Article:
Partnership launched to develop cystic fibrosis gene therapy | University of Oxford
Partnership launched to develop cystic fibrosis gene therapy
Partnership launched to develop cystic fibrosis gene therapy

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Partnership launched to develop cystic fibrosis gene therapy

Experts at Oxford are teaming up with leading figures from industry to advance development of a gene therapy for cystic fibrosis.

The UK Cystic Fibrosis Gene Therapy Consortium, of which the University is a member, will join with Boehringer Ingelheim and Oxford Biomedica to develop a new viral vector-based therapy.

The partnership builds on pioneering research carried out by the Consortium including clinical trials, which have shown encouraging results.

The UK Cystic Fibrosis Gene Therapy Consortium is a collaboration between Imperial College London and the Universities of Oxford and Edinburgh.

Cystic fibrosis is an inherited condition caused by mutations in a gene called CFTR. The disease causes thick, sticky mucus to build up in the airways and digestive tract.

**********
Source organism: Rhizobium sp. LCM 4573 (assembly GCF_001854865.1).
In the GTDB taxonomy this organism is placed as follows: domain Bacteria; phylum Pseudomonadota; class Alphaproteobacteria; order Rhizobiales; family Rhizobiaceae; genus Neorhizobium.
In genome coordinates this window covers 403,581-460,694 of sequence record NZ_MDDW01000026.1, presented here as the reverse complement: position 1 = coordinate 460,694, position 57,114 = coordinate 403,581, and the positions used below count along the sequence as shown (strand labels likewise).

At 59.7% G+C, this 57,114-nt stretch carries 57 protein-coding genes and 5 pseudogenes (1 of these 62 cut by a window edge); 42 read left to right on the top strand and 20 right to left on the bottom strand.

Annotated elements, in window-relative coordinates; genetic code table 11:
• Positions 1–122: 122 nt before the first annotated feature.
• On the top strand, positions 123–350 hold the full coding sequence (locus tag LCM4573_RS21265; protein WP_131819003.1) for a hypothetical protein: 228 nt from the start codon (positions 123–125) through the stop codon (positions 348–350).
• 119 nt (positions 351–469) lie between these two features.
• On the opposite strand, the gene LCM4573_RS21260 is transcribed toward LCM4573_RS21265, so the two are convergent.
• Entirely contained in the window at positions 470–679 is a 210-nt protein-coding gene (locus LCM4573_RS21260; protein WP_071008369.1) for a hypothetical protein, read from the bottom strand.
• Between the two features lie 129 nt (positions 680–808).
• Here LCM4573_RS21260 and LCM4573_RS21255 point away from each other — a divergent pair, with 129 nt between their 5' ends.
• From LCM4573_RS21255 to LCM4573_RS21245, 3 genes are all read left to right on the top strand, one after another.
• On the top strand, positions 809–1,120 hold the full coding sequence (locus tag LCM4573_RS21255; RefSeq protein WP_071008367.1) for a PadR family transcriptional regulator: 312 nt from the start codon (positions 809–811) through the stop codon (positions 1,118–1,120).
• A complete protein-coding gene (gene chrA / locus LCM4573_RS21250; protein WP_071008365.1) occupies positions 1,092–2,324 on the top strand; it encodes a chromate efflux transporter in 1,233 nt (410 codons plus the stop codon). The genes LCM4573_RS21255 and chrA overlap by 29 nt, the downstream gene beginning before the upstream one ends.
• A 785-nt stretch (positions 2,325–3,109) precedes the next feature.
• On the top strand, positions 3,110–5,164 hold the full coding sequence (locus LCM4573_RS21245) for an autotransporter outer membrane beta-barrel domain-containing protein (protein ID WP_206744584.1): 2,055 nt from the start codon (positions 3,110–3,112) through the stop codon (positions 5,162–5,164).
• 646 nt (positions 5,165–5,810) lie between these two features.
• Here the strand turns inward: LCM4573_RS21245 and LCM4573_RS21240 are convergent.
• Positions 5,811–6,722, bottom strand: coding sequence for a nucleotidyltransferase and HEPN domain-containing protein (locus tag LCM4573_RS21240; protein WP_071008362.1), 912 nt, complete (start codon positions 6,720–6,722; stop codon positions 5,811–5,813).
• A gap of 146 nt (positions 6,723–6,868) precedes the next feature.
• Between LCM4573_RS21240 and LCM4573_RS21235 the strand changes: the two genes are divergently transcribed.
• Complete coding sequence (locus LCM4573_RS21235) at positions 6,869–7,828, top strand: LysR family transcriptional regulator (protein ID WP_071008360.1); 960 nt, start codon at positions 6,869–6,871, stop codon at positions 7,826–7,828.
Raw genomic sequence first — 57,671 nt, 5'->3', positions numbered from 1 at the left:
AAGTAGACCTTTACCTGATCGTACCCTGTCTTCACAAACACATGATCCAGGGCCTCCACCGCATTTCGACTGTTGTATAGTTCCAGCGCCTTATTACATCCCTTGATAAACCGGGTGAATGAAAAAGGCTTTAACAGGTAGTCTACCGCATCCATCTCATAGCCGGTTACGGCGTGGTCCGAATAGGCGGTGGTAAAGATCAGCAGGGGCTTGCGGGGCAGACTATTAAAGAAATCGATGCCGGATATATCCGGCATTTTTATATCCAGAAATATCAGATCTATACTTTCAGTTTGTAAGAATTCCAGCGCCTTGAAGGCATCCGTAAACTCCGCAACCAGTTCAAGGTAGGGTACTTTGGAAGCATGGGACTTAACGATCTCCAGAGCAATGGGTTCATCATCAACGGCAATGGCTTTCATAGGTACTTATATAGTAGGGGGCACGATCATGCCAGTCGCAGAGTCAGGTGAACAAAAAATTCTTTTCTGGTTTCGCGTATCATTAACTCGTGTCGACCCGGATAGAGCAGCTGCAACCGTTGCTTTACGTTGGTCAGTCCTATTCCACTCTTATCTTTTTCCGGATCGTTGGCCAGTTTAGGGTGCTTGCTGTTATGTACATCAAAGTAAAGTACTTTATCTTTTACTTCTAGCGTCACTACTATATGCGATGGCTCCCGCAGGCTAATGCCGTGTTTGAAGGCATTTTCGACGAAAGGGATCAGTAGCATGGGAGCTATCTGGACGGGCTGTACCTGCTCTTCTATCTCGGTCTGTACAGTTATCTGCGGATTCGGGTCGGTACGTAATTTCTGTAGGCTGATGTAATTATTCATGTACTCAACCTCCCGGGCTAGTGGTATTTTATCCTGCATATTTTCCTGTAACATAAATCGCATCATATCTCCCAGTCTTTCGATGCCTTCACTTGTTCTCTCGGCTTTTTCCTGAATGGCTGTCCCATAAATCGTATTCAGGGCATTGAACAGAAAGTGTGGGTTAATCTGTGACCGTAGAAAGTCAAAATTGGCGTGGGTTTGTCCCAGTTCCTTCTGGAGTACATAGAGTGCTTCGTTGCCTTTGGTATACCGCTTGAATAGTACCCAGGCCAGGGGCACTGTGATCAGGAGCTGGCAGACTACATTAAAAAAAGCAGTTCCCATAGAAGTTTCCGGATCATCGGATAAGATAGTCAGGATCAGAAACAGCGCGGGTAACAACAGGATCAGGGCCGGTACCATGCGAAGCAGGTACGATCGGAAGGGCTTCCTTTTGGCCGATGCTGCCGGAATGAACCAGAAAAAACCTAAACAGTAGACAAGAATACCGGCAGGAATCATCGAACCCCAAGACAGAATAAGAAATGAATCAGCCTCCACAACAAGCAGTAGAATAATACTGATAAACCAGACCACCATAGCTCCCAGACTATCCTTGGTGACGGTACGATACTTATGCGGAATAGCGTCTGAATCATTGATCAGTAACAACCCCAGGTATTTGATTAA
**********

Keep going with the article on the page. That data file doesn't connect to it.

People affected by the condition are more prone to lung diseases and have a significantly reduced life expectancy.

Gene therapy aims to fix the faulty gene by delivering a functioning version into a patient’s lung cells.

For the past 17 years, the Gene Therapy Consortium has been working to establish whether gene therapy can become a clinically viable option for patients with cystic fibrosis.

Under the new partnership, researchers will share their expertise to develop an inhaled treatment that can be taken forward into clinical trials.

It is hoped that this approach will help people with cystic fibrosis live longer and significantly improve their quality of life.

Researchers at Oxford, Professors Deborah Gill and Steve Hyde said: 'We have worked as part of the UK CF Gene Therapy Consortium for many years to develop a gene therapy for Cystic Fibrosis lung disease and we are now delighted to be collaborating with Oxford Biomedica and Boehringer Ingelheim. This joint endeavour is crucial to help us establish a clinically viable treatment for patients.'